How to Prep for a Cancer Treatment Hospital Stay
How to Prep for a Cancer Treatment Hospital Stay
Reviewed by Jasper Clinical Board
Last updated 5/24/21
Your regular life will be (mostly) on hold.
Hospitals can be challenging before treatment even begins.
Get to know hospital facilities, staff, and routines.
Plan to take an active role in your care.
Ask about special dietary needs.
Find out about any special policies related to Covid-19.
- Shampoo and conditioner
- Cleanser for face and body
- Lotion and lip balm
- Toothbrush—one you’re okay with tossing out to avoid bringing germs home with you
- Menstrual supplies, if needed. If you expect to have mobility limitations, sanitary pads may be the easiest option. Hospital-supplied period care is typically limited to old-fashioned, bulky pads, so if you prefer something else you’ll need to bring it.
- Specialty items you might need, like denture cream, contact solution, etc.
- Makeup and hair care products. If this seems odd, consider that keeping up with daily grooming routines when possible helps some people feel more in control and connected to their “normal” lives outside the hospital. (Just be aware that for some treatments, like surgery, you’ll be instructed not to wear makeup or nail polish when you first arrive, since they can interfere with procedures).
- Dry shampoo (this stuff absorbs sweat and refreshes your hair without the need for a shower)
- Wet wipes for face and body
- Compact mirror
- Hair ties, clips, or a headscarf or wrap (a simple way to help you look and feel more put-together in a pinch, if this is important to you)
Peace & quiet kit
- Eye mask
- Sunglasses (if you’re sensitive to fluorescent light they can be a lifesaver.)
- Photo ID
- Insurance card
- List of all the medications you take regularly, including the dose and dosing schedule (include over-the-counter medications and supplements). Note all your medical conditions and any allergies and plan to provide this as a quick reference to staff.
- A list of all your healthcare providers and their phone numbers
- Medical power of attorney and living will
- List of close family and friends and their contact info
Things to help you pass the time
Other helpful items
- Flip-flops and/or slippers with non-slip soles. You’ll need these for the shower and for walking in the hospital. Flip-flops can be easiest to get in and out of without bending over if you’ll have mobility limitations.
- Notebook and pens. You’ll need to jot down notes about your care, to-do items for when you leave the hospital, and other important info.
- Your own bed pillow. Hospital pillows can have weird plastic covers and unfamiliar shapes so having your own can be a big boost to your comfort and sleep quality. Put your pillow in a distinctly colored pillowcase, so it doesn’t get confused with hospital linens (and consider bringing two so when one gets dirty you can swap out for a fresh one).
- Throw blanket. Again, opt for a noticeable color so it doesn’t get mistaken for a hospital blanket.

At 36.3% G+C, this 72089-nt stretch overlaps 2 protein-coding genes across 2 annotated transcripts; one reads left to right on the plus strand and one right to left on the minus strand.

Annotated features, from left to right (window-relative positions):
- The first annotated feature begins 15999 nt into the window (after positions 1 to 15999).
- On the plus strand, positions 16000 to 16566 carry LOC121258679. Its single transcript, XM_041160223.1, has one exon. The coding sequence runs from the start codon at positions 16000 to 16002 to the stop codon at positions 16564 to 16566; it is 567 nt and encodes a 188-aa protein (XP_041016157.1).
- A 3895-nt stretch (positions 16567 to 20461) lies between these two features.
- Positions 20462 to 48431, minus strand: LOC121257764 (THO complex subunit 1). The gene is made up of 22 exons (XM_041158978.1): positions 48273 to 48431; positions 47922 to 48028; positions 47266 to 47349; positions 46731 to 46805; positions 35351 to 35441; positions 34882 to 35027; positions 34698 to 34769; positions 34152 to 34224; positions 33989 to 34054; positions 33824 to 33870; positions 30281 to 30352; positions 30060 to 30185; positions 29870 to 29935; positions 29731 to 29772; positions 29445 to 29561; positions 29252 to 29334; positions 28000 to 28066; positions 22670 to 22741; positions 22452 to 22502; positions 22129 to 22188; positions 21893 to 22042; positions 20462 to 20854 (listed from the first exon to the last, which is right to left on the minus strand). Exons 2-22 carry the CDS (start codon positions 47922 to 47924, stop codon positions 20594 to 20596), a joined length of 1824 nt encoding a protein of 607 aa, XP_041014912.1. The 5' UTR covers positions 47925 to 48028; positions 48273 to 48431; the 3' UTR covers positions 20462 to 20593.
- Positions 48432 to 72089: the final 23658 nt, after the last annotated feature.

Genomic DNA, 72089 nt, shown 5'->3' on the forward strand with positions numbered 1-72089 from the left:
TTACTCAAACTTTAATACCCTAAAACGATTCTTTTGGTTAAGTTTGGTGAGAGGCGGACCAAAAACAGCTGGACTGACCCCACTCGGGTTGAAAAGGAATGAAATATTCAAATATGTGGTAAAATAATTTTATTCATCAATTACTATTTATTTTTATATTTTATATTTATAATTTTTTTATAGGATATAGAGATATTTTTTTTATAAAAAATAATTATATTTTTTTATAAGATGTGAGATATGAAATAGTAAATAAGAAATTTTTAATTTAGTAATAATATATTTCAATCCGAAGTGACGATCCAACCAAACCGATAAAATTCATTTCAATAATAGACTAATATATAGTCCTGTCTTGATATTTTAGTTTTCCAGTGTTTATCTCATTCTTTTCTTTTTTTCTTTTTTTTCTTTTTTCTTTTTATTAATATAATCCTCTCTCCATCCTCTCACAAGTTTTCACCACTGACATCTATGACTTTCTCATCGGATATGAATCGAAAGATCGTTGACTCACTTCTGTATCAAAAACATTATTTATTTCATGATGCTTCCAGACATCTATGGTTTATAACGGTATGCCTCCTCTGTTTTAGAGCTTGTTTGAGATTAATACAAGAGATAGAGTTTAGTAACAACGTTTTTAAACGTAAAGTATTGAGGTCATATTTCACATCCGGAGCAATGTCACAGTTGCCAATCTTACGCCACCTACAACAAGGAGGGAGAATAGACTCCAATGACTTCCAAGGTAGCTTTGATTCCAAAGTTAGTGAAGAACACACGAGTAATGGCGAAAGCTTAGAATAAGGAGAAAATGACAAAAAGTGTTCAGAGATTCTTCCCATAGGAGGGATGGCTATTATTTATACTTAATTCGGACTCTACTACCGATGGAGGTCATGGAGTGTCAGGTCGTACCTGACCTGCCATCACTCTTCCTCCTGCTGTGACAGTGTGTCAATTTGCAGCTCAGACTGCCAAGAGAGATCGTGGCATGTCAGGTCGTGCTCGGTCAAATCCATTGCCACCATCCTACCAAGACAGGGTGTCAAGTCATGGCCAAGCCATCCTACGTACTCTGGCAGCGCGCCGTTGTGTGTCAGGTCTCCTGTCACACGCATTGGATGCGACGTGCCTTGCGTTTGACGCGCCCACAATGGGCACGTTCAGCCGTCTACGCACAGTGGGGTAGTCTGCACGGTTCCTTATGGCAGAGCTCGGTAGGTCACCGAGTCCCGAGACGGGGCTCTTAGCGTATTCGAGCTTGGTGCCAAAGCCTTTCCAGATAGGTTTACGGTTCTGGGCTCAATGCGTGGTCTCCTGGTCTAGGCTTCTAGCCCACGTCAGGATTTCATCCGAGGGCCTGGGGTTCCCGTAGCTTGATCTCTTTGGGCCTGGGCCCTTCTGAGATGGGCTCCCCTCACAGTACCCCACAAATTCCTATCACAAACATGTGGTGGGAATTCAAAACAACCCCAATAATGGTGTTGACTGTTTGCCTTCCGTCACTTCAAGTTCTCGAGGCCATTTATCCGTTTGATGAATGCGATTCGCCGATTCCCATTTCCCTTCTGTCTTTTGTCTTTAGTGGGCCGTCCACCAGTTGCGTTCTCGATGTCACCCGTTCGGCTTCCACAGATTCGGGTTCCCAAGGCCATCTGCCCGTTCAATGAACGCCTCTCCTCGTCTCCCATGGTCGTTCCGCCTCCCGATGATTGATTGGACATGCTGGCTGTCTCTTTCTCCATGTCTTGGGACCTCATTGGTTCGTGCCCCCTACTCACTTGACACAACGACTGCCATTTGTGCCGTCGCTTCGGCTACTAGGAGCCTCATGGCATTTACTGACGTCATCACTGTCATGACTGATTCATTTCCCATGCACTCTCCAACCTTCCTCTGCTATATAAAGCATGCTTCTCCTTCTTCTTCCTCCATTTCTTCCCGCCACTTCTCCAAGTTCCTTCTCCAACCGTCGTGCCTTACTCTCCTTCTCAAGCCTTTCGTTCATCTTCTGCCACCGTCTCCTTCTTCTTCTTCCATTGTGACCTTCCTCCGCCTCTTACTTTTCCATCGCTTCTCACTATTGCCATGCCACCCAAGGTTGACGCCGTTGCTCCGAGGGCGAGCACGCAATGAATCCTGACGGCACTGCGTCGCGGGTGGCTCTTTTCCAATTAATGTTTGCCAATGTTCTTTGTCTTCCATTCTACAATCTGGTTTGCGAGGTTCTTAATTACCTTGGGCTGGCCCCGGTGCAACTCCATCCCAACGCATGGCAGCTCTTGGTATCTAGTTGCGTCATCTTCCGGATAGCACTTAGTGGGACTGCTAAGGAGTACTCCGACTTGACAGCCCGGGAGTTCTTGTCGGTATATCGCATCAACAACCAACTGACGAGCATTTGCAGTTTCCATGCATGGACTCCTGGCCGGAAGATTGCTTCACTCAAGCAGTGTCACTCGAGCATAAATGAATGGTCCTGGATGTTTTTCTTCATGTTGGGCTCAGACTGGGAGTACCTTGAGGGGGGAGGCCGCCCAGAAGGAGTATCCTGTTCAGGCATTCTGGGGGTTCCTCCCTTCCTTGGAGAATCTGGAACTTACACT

- A U-shaped neck pillow. This can help you sleep comfortably in an upright or gently inclined bed position if you need to.
- Extension cords or extra-long charging cords for electronics.
- A couple of plastic bags. Pack them in various sizes for laundry and other items.
- A fanny pack. Snap this onto your hospital bed for easy access to small items like tissues, lip balm, etc.
- A water bottle. Hospitals often dispense water in small cups that can spill easily and need to be refilled often, so water bottles can be a good move.
- Clothing and shoes to wear when you leave the hospital. Keep in mind weather considerations and any mobility limitations you might have after your treatment. The hospital may be able to wash clothing you wear when admitted— just ask ahead of time.
Things to leave at home
- Medication. Ask your hospital about their policies on bringing in any regular medications you take. You should have a list available with dosages and contact info for the prescribing physicians, but many hospitals prefer to dispense the actual drugs from their own pharmacies. Talk to your care team in advance about continuing regular medications while in the hospital.
- Tobacco products. If you’re a smoker you may or may not be able to use nicotine replacement products while in the hospital and the hospital may even provide them—but it depends on your treatment plan and hospital policies. Sometimes smokers are asked to quit weeks ahead of a surgery, for example, to reduce the risk of complications. Make sure to discuss this ahead of time with your medical team.
- Jewelry. You may need to remove all jewelry for treatment—it can get in the way of procedures and also be a collection spot for germs. Hospitals generally do not take responsibility for missing valuables, so it’s best to just leave all jewelry safe at home.
- Anything sentimental and irreplaceable. Photo printouts of family and friends are great! Irreplaceable family heirlooms are not. Bring items that can comfort you and make you feel more at home but nothing that you’d be crushed to lose or see damaged.
- Perfume and other strongly scented items. These can trigger allergies in hospital staff and other patients so it’s best to leave cologne, powerfully scented lotions, and perfumes at home. Some hospitals even have a scent-free policy so check whether you need to bring only unscented toiletry items with you.
The content on this website is intended to provide the best possible information for you, but should not be considered—or used as a substitute for—medical advice. If you have questions about your diagnosis or treatment, please contact your health care provider(s). For questions or comments about this content, please email us at email@example.com.